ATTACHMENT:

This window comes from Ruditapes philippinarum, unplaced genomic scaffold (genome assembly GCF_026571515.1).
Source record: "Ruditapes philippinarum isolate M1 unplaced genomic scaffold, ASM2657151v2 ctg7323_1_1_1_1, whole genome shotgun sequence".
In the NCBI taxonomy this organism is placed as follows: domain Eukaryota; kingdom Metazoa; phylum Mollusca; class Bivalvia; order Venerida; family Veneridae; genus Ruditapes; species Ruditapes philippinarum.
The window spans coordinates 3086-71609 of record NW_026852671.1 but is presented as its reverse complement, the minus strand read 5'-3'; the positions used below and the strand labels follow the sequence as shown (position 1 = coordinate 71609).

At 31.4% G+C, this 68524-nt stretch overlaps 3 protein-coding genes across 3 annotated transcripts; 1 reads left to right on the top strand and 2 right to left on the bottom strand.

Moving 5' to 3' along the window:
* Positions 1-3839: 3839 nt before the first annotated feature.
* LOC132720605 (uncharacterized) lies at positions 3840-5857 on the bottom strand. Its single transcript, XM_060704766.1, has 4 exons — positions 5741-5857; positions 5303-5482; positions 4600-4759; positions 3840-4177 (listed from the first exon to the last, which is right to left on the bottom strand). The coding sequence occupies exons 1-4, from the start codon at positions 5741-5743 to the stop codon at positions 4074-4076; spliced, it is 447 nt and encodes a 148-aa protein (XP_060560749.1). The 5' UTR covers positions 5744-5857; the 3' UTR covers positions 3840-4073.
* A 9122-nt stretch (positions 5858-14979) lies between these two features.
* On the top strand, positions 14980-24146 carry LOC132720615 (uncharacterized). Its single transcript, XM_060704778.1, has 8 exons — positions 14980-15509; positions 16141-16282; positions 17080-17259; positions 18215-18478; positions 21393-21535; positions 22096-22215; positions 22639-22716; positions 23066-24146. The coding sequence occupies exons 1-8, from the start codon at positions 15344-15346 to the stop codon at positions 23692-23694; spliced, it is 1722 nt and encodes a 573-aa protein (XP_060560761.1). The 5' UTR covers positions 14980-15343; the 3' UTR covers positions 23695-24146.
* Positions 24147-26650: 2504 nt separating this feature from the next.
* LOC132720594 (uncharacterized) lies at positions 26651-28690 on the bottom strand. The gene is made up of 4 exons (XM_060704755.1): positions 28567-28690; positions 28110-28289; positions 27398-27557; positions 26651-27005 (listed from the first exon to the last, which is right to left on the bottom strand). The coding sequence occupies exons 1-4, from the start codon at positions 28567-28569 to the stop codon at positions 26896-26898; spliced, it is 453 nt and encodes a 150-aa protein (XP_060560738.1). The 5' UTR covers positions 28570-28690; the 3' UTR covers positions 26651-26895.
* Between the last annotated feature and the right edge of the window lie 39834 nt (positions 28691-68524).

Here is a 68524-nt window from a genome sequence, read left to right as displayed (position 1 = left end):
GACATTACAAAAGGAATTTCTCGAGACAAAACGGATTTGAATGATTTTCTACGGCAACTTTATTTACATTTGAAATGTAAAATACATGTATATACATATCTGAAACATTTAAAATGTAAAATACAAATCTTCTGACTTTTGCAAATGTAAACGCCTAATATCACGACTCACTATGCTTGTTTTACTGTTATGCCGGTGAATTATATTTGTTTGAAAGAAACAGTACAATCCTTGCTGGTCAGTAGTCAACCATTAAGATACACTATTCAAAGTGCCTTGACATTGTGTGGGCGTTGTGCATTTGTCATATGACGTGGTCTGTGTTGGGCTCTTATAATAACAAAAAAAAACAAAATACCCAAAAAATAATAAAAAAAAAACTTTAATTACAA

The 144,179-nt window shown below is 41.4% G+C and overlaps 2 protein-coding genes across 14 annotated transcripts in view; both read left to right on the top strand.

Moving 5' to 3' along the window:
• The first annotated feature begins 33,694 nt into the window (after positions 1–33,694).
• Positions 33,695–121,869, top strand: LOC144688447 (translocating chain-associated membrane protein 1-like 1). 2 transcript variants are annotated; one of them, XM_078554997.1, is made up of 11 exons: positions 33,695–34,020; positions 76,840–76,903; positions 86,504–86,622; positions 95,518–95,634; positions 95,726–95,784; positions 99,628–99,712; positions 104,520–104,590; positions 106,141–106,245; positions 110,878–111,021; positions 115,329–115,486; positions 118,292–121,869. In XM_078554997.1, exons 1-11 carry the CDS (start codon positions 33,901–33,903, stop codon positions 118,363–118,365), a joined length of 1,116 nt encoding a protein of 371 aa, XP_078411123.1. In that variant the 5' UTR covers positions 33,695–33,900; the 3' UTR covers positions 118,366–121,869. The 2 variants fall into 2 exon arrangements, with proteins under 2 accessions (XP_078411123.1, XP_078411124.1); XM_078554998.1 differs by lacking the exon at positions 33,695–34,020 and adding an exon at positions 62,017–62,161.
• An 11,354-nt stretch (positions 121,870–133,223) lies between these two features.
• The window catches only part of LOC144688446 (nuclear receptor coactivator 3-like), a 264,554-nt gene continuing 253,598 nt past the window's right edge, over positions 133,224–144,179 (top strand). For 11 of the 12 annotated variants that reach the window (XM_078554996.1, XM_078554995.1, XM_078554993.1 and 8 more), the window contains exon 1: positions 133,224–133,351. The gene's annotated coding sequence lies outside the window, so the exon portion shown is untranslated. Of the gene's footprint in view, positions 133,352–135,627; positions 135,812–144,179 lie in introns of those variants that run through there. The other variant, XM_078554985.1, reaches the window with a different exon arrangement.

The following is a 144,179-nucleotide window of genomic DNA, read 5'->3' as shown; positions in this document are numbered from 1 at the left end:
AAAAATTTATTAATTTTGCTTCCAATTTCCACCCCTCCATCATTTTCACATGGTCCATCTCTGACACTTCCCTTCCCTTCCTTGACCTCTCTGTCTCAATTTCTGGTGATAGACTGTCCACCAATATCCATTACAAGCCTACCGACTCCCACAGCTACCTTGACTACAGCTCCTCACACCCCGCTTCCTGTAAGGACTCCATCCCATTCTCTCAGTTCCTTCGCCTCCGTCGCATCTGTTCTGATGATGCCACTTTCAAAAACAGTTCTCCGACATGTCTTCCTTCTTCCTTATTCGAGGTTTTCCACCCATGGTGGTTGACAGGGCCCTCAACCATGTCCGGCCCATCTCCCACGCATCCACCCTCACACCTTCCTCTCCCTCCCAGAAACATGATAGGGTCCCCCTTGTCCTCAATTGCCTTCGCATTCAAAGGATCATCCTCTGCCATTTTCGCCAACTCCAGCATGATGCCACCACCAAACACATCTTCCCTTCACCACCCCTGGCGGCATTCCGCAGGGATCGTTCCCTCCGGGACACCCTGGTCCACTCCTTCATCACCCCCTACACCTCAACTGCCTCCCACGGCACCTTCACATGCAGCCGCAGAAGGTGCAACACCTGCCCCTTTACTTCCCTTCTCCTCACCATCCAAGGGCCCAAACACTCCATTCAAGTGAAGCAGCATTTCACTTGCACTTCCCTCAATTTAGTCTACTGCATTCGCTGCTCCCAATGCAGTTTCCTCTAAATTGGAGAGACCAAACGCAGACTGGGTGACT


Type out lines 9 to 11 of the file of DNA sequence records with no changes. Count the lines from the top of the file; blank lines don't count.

* A 9122-nt stretch (positions 5858-14979) lies between these two features.
* On the top strand, positions 14980-24146 carry LOC132720615 (uncharacterized). Its single transcript, XM_060704778.1, has 8 exons — positions 14980-15509; positions 16141-16282; positions 17080-17259; positions 18215-18478; positions 21393-21535; positions 22096-22215; positions 22639-22716; positions 23066-24146. The coding sequence occupies exons 1-8, from the start codon at positions 15344-15346 to the stop codon at positions 23692-23694; spliced, it is 1722 nt and encodes a 573-aa protein (XP_060560761.1). The 5' UTR covers positions 14980-15343; the 3' UTR covers positions 23695-24146.
* Positions 24147-26650: 2504 nt separating this feature from the next.